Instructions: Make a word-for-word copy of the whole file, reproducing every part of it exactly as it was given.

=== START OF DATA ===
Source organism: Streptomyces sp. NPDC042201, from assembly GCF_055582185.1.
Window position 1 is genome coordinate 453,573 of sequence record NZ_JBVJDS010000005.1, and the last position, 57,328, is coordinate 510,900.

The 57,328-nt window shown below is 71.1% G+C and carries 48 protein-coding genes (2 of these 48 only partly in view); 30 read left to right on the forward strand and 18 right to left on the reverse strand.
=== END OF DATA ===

Source organism: Streptomyces sp. NPDC042201, from assembly GCF_055582185.1.
Window position 1 is genome coordinate 453,573 of sequence record NZ_JBVJDS010000005.1, and the last position, 57,328, is coordinate 510,900.

The 57,328-nt window shown below is 71.1% G+C and carries 48 protein-coding genes (2 of these 48 only partly in view); 30 read left to right on the forward strand and 18 right to left on the reverse strand.